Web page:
“We deal with the hurricane season as a ‘normal’ thing in our region, but the giant scope (size, force, rapidness of development) of Irma and Maria are just of another league,” Ríos explained by email.

Maria arrived about two weeks after Irma skirted Puerto ...

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?Twin Peaks: The Return? Gets Cosmic Conflict Disturbingly Right

David Lynch?s cult-classic revival is exactly as imaginative—and as uncomfortable—as it always needed to be.

“Should we watch Twin Peaks: The Return?”

Now that all 18 episodes of David Lynch’s long-awaited television series are available for binge-viewing on Showtime, I’m fumbling with insufficient answers to this question. As I formulate replies, I feel myself fracture into three distinct personalities:

(1) The Twin Peaks fanboy who spent a quarter of a century dreaming of new episodes.

(2) The film student who finds Lynch’s movies and television difficult to parse.

(3) The Christian whose conscience is troubled, because the show’s imaginative brilliance is tainted by graphic scenes of violence—particularly sexual violence.

There’s no easy answer.

David Lynch doesn’t mean for this to be a comfortable ride. Twin Peaks: The Return is, in fact, about a man split into three personas—possibly more. While the original 1990–91 series began by whispering “Who killed Laura Palmer?” and then asked “Can law enforcement stop an evil spirit?” this sequel series asks “Can multiple manifestations of an FBI agent be reconciled into one human being, healed and whole?”

This theme won’t surprise Lynch’s fans. In his book of reflections on creativity, Catching the Big Fish, Lynch expresses his desire to see human beings overcome divided minds and pursue lives of integrity. (He prefers the word “unity.”)

But I’m getting ahead of myself. For those who need it, here’s a quick review of what preceded The Return.

The Story So Far

It begins: In the first episode of the original Twin Peaks, a fisherman discovers a popular high school girl dead on the riverbank behind his Eastern Washington home. The resulting investigation leads ...

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No Child Left Behind Comes to Awana

The children?s ministry rethinks the competition at its core.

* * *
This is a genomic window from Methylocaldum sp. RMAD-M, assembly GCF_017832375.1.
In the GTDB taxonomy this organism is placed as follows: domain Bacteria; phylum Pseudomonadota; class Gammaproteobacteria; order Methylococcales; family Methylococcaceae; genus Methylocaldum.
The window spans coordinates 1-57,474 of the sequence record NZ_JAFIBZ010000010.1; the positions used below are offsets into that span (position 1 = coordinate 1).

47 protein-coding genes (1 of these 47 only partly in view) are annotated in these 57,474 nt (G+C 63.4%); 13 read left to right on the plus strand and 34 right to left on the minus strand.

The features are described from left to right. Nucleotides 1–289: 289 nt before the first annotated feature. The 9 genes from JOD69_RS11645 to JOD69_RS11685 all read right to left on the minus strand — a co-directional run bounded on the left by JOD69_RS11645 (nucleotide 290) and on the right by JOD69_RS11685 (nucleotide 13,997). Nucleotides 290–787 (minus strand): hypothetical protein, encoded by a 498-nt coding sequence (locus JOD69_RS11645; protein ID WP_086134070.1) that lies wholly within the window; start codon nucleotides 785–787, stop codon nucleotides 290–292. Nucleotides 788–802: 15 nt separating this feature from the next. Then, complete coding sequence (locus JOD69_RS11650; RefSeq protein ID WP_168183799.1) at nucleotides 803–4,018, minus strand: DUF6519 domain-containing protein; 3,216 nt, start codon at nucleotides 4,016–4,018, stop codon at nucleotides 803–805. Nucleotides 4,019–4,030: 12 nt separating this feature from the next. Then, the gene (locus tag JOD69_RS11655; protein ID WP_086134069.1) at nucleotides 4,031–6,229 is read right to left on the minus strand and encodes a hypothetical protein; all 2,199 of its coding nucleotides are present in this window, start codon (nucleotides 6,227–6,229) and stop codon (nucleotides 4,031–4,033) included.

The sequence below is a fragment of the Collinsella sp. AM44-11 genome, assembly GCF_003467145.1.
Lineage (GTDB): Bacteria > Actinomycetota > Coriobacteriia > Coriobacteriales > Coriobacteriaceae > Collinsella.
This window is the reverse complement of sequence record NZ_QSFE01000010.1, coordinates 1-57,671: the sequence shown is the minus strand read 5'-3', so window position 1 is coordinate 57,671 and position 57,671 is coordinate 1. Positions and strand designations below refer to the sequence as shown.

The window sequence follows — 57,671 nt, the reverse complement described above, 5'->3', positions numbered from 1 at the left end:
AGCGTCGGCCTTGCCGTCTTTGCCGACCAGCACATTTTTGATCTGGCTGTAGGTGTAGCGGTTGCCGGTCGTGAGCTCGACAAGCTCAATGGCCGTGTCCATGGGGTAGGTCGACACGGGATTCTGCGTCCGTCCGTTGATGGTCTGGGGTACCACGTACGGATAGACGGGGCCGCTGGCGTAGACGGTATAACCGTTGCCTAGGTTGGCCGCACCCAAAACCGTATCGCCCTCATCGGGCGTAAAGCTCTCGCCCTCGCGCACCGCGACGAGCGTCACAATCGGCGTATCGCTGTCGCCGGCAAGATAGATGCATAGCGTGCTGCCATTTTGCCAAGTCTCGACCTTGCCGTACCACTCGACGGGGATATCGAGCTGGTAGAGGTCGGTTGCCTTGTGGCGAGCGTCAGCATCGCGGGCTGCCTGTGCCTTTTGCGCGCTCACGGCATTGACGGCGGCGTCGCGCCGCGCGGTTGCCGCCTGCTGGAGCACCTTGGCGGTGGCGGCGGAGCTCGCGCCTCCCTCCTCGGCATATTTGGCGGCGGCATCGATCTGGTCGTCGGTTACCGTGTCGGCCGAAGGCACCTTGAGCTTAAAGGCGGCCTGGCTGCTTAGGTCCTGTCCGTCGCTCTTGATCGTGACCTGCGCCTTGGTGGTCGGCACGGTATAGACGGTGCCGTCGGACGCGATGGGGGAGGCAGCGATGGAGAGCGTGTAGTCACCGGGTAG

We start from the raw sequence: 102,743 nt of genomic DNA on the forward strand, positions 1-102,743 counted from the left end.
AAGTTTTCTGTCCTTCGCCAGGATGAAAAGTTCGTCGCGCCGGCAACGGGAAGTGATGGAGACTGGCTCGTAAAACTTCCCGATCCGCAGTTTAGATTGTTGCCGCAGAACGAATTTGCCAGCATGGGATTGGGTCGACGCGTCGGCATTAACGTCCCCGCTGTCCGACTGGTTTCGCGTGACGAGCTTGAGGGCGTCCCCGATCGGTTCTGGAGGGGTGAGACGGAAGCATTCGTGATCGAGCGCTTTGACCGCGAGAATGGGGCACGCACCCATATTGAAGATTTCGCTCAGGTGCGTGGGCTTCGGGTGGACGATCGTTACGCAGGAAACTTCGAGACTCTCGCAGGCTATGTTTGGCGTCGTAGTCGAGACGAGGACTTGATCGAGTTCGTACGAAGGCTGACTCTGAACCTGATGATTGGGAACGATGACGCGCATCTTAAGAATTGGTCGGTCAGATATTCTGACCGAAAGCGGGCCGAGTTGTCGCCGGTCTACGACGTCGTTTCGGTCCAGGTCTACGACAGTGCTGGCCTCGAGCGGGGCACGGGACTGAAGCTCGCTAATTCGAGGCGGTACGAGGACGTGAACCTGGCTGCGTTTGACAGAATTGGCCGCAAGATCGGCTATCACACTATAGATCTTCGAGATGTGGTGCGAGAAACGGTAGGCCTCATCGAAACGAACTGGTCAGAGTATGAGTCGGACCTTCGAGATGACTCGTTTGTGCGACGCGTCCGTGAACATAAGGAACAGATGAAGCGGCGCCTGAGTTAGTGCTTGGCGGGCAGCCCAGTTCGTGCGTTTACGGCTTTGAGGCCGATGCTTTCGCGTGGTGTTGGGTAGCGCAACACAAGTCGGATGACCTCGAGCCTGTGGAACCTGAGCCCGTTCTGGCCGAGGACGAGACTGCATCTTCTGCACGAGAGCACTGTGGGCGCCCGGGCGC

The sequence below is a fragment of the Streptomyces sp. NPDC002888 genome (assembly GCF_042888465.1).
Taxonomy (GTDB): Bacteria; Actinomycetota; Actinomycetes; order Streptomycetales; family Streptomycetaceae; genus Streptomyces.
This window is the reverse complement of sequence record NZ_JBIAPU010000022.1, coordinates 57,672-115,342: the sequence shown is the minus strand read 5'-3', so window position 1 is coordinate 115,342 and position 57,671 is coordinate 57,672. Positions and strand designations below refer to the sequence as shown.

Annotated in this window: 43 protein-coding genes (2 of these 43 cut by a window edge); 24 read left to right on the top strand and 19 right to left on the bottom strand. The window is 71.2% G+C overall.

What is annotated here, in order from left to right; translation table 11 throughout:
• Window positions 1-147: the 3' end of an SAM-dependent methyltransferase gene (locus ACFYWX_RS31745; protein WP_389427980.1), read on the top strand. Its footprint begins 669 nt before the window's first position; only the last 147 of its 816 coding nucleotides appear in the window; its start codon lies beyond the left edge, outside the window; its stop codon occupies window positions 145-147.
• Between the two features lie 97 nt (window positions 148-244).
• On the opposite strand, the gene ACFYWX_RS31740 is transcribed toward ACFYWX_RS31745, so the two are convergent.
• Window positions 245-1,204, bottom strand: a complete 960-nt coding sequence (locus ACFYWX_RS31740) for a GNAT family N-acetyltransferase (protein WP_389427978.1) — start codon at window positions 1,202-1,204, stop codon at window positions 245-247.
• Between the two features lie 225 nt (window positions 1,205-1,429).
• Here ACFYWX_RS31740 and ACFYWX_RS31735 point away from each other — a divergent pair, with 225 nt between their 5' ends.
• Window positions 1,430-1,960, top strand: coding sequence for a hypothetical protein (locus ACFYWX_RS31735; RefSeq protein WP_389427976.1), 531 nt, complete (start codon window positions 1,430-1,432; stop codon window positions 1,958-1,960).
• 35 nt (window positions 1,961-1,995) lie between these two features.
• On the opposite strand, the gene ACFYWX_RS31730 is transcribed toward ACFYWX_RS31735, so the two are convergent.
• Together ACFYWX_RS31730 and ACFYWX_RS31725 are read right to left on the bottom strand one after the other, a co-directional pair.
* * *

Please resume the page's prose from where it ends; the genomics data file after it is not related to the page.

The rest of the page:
One of the most important symbols in modern Christianity is a circle inside a square, its sides marked red, blue, green, and yellow, divided by diagonal lines. For some Christians, it is a literal mark of orthodoxy, a subtle indicator that a church teaches Scripture authoritatively and rigorously (and usually from a particular Reformed, premillennial, cessationist perspective).

The square has changed little from its origins in the 1940s at the North Side Gospel Center in Chicago’s Logan Square neighborhood. Church youth leader Art Rorheim had been having trouble with traditional two-team games as his youth group grew; his four-team court was designed to let 100 play with little downtime. Now more than 10,000 churches in the United States use it as they host Awana programs.

Some of Rorheim’s early games “were unconventional and even illegal,” according to Awana: God’s Miracle, Awana’s official history book. Boys ran out of the building and around the block, then fought in the halls to slow each other down. “That game was short-lived when the church board heard about it,” God’s Miracle notes. Others continue today, largely unchanged since some clubbers’ grandparents’ day. Baton relay races. Three-legged-races. Balloon volleyball. Four-way-tug-of-war. Throwing bean bags to knock over plastic bowling pins.

As Awana leaders have seen it, the game circle is why kids showed up week after week, year after year, decade after decade. “Game Time surely is the drawing card to the gospel presented in Council Time!” in the words of God’s Miracle (emphasis in the original). And both fans and critics of Awana stress that its competitive streak doesn’t ...